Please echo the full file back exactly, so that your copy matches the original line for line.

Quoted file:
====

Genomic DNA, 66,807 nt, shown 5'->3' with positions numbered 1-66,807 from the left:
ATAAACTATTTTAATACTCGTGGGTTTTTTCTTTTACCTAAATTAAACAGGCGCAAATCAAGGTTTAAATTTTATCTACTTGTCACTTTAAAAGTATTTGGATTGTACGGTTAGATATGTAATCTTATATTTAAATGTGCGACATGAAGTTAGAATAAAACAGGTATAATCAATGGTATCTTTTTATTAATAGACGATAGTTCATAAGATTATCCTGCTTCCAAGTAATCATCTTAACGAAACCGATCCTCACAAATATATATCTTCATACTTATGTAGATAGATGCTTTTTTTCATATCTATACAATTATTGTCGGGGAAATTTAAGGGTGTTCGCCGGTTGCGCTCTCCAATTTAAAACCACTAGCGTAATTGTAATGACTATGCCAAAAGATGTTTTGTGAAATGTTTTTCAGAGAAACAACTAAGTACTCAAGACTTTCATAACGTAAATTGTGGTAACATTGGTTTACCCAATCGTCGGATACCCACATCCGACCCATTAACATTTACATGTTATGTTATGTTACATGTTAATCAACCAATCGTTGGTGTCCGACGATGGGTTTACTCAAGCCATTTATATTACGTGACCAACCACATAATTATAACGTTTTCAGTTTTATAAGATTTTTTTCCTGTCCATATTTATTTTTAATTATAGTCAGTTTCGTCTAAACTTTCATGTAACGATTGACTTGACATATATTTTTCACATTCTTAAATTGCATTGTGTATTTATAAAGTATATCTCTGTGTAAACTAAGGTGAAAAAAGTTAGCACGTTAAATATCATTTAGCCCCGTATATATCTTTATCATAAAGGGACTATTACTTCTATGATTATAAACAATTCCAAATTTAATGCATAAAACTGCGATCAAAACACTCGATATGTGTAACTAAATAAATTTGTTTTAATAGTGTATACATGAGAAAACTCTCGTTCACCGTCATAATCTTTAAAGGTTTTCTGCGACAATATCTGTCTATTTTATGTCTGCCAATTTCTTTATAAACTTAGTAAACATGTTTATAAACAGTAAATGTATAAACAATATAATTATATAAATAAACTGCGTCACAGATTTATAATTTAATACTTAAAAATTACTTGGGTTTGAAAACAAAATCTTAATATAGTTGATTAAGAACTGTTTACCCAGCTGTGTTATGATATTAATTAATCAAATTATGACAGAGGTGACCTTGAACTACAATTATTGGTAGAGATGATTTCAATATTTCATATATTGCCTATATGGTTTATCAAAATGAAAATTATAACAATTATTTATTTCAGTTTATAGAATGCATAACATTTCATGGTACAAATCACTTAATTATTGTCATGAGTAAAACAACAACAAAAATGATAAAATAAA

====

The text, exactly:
Genomic DNA, 66,807 nt, shown 5'->3' with positions numbered 1-66,807 from the left:
ATAAACTATTTTAATACTCGTGGGTTTTTTCTTTTACCTAAATTAAACAGGCGCAAATCAAGGTTTAAATTTTATCTACTTGTCACTTTAAAAGTATTTGGATTGTACGGTTAGATATGTAATCTTATATTTAAATGTGCGACATGAAGTTAGAATAAAACAGGTATAATCAATGGTATCTTTTTATTAATAGACGATAGTTCATAAGATTATCCTGCTTCCAAGTAATCATCTTAACGAAACCGATCCTCACAAATATATATCTTCATACTTATGTAGATAGATGCTTTTTTTCATATCTATACAATTATTGTCGGGGAAATTTAAGGGTGTTCGCCGGTTGCGCTCTCCAATTTAAAACCACTAGCGTAATTGTAATGACTATGCCAAAAGATGTTTTGTGAAATGTTTTTCAGAGAAACAACTAAGTACTCAAGACTTTCATAACGTAAATTGTGGTAACATTGGTTTACCCAATCGTCGGATACCCACATCCGACCCATTAACATTTACATGTTATGTTATGTTACATGTTAATCAACCAATCGTTGGTGTCCGACGATGGGTTTACTCAAGCCATTTATATTACGTGACCAACCACATAATTATAACGTTTTCAGTTTTATAAGATTTTTTTCCTGTCCATATTTATTTTTAATTATAGTCAGTTTCGTCTAAACTTTCATGTAACGATTGACTTGACATATATTTTTCACATTCTTAAATTGCATTGTGTATTTATAAAGTATATCTCTGTGTAAACTAAGGTGAAAAAAGTTAGCACGTTAAATATCATTTAGCCCCGTATATATCTTTATCATAAAGGGACTATTACTTCTATGATTATAAACAATTCCAAATTTAATGCATAAAACTGCGATCAAAACACTCGATATGTGTAACTAAATAAATTTGTTTTAATAGTGTATACATGAGAAAACTCTCGTTCACCGTCATAATCTTTAAAGGTTTTCTGCGACAATATCTGTCTATTTTATGTCTGCCAATTTCTTTATAAACTTAGTAAACATGTTTATAAACAGTAAATGTATAAACAATATAATTATATAAATAAACTGCGTCACAGATTTATAATTTAATACTTAAAAATTACTTGGGTTTGAAAACAAAATCTTAATATAGTTGATTAAGAACTGTTTACCCAGCTGTGTTATGATATTAATTAATCAAATTATGACAGAGGTGACCTTGAACTACAATTATTGGTAGAGATGATTTCAATATTTCATATATTGCCTATATGGTTTATCAAAATGAAAATTATAACAATTATTTATTTCAGTTTATAGAATGCATAACATTTCATGGTACAAATCACTTAATTATTGTCATGAGTAAAACAACAACAAAAATGATAAAATAAA